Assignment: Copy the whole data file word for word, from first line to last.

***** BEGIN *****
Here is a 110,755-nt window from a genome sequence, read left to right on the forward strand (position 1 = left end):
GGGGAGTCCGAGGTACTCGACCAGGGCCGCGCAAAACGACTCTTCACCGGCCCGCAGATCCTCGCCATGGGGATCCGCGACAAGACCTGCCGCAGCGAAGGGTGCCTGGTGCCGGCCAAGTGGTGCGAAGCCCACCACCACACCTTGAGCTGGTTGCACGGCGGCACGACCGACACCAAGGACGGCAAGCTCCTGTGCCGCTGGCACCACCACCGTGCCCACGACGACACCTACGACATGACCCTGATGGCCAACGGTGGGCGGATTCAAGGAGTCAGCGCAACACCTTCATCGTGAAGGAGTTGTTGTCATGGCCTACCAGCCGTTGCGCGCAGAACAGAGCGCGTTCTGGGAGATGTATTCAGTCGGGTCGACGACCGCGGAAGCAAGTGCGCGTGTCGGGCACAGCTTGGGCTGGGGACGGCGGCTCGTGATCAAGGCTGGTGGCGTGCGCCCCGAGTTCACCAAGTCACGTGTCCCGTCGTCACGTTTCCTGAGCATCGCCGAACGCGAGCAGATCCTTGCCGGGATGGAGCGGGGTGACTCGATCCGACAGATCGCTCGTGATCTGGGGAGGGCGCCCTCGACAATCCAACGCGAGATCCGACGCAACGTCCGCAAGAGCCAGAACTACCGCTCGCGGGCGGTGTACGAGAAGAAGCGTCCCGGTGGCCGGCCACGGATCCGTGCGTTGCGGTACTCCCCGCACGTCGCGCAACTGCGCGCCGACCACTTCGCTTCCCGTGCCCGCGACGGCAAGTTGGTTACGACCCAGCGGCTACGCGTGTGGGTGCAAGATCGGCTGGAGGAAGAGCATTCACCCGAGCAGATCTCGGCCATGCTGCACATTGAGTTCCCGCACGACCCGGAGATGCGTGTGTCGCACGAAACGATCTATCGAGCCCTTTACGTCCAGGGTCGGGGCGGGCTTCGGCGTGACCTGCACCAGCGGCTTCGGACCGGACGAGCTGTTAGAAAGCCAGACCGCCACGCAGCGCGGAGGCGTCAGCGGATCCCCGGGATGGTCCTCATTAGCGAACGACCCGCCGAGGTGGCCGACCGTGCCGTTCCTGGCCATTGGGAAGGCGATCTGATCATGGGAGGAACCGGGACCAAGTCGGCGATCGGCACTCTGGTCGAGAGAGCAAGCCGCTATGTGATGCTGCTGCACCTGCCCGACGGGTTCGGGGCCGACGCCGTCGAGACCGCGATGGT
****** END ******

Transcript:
Here is a 110,755-nt window from a genome sequence, read left to right on the forward strand (position 1 = left end):
GGGGAGTCCGAGGTACTCGACCAGGGCCGCGCAAAACGACTCTTCACCGGCCCGCAGATCCTCGCCATGGGGATCCGCGACAAGACCTGCCGCAGCGAAGGGTGCCTGGTGCCGGCCAAGTGGTGCGAAGCCCACCACCACACCTTGAGCTGGTTGCACGGCGGCACGACCGACACCAAGGACGGCAAGCTCCTGTGCCGCTGGCACCACCACCGTGCCCACGACGACACCTACGACATGACCCTGATGGCCAACGGTGGGCGGATTCAAGGAGTCAGCGCAACACCTTCATCGTGAAGGAGTTGTTGTCATGGCCTACCAGCCGTTGCGCGCAGAACAGAGCGCGTTCTGGGAGATGTATTCAGTCGGGTCGACGACCGCGGAAGCAAGTGCGCGTGTCGGGCACAGCTTGGGCTGGGGACGGCGGCTCGTGATCAAGGCTGGTGGCGTGCGCCCCGAGTTCACCAAGTCACGTGTCCCGTCGTCACGTTTCCTGAGCATCGCCGAACGCGAGCAGATCCTTGCCGGGATGGAGCGGGGTGACTCGATCCGACAGATCGCTCGTGATCTGGGGAGGGCGCCCTCGACAATCCAACGCGAGATCCGACGCAACGTCCGCAAGAGCCAGAACTACCGCTCGCGGGCGGTGTACGAGAAGAAGCGTCCCGGTGGCCGGCCACGGATCCGTGCGTTGCGGTACTCCCCGCACGTCGCGCAACTGCGCGCCGACCACTTCGCTTCCCGTGCCCGCGACGGCAAGTTGGTTACGACCCAGCGGCTACGCGTGTGGGTGCAAGATCGGCTGGAGGAAGAGCATTCACCCGAGCAGATCTCGGCCATGCTGCACATTGAGTTCCCGCACGACCCGGAGATGCGTGTGTCGCACGAAACGATCTATCGAGCCCTTTACGTCCAGGGTCGGGGCGGGCTTCGGCGTGACCTGCACCAGCGGCTTCGGACCGGACGAGCTGTTAGAAAGCCAGACCGCCACGCAGCGCGGAGGCGTCAGCGGATCCCCGGGATGGTCCTCATTAGCGAACGACCCGCCGAGGTGGCCGACCGTGCCGTTCCTGGCCATTGGGAAGGCGATCTGATCATGGGAGGAACCGGGACCAAGTCGGCGATCGGCACTCTGGTCGAGAGAGCAAGCCGCTATGTGATGCTGCTGCACCTGCCCGACGGGTTCGGGGCCGACGCCGTCGAGACCGCGATGGT